Michael Gove is acquiring the reputation as the most “accident prone” member of the government. A reputation that has been enhanced by a letter received by schools and local authorities last week, which has come into Uncut’s possession. The letter, which could win the Sir Humphrey Appleby award for lack of clarity, explains that the government is not paying councils the last instalment of the school standards grant before it is abolished at the end of the financial year and the money merged into school’s mainstream funding.
The letter reads:
“we recognise these developments may cause an accounting issue for local authorities”.
What “these developments” actually do is cut, at zero notice, £150 million from a grant dedicated to raise standards in education.
The school standards fund is paid to councils, who then hand it on to schools to pay for a range of work to, as the name suggests, improve standards.
These range from providing extra staff for pupils who need the support, meeting the costs of running homework clubs after school, recruiting advance skills teachers and a whole lot more. At a time when schools budgets are being cut in real terms across the country, this sudden loss of money will have a significant effect. The impact of the cut is exaggerated by its suddenness, giving local authorities and schools no time at all to plan for its impact.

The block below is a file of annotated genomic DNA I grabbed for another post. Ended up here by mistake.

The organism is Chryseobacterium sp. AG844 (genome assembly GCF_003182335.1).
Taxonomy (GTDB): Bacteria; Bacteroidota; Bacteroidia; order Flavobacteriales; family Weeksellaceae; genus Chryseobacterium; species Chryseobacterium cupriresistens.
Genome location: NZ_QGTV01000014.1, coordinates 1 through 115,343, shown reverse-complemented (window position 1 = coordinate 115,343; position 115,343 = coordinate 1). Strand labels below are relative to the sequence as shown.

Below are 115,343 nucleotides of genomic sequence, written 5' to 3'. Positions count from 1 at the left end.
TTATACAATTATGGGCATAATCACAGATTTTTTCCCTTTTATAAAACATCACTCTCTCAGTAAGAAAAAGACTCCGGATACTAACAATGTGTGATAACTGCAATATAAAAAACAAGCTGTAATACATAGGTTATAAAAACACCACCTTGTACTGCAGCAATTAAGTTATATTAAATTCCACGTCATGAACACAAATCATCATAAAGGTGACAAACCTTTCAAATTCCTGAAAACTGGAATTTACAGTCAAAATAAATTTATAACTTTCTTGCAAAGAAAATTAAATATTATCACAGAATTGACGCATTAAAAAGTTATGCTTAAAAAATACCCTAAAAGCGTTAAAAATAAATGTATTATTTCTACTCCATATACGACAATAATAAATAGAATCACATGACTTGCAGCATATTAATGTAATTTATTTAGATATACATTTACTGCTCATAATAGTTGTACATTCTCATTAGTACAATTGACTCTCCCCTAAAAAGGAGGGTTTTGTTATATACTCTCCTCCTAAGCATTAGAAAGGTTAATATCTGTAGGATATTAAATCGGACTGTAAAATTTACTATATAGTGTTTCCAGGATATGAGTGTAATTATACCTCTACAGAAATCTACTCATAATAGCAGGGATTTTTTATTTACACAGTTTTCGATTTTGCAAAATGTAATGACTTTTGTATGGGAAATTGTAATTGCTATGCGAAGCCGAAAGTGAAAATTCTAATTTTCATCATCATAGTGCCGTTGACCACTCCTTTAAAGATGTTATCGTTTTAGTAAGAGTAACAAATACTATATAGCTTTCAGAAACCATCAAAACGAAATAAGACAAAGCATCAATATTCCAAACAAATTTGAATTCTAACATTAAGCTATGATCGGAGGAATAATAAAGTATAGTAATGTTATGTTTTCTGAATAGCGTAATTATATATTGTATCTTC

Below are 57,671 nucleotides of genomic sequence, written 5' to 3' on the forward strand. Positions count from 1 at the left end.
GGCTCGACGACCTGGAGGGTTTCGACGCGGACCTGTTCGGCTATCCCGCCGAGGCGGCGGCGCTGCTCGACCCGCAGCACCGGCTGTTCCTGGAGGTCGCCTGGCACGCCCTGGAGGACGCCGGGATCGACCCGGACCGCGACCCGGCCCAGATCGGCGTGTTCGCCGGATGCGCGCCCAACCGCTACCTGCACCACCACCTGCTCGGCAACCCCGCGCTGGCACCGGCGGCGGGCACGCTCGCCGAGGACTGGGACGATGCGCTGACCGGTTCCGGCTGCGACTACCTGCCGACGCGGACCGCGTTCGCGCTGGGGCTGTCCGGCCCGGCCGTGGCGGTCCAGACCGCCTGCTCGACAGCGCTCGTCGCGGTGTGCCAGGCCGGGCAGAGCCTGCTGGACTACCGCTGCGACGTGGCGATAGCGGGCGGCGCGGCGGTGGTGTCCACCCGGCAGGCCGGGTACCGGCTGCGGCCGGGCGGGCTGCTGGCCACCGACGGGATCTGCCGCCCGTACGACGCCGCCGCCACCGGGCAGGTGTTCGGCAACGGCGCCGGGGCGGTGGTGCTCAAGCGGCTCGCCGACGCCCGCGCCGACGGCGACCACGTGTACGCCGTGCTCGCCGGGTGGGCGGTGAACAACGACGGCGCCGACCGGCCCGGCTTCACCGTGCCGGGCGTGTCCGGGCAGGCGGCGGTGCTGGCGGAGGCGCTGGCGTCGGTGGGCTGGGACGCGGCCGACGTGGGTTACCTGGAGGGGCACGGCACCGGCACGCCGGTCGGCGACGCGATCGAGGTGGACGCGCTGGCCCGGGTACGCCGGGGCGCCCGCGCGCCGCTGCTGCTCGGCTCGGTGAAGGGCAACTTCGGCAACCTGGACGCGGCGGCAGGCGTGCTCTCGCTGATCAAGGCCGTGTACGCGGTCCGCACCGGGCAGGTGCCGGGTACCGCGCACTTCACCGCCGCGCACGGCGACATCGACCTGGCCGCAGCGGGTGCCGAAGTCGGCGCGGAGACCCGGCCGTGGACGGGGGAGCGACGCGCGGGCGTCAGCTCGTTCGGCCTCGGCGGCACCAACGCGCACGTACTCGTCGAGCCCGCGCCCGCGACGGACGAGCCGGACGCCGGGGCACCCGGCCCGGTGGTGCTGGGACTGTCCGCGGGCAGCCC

Over 100 local authorities have protested to Michael Gove about this change, which many local councillors and head teachers are calling a “stealth cut”. Either this cut was planned for some time and simply not announced or, rumours suggest, the department for education is struggling to balance the books at the end of the year and looking for quick ways of saving money.
If so, it adds to the weight of evidence that the government’s cuts package cannot actually be delivered in reality.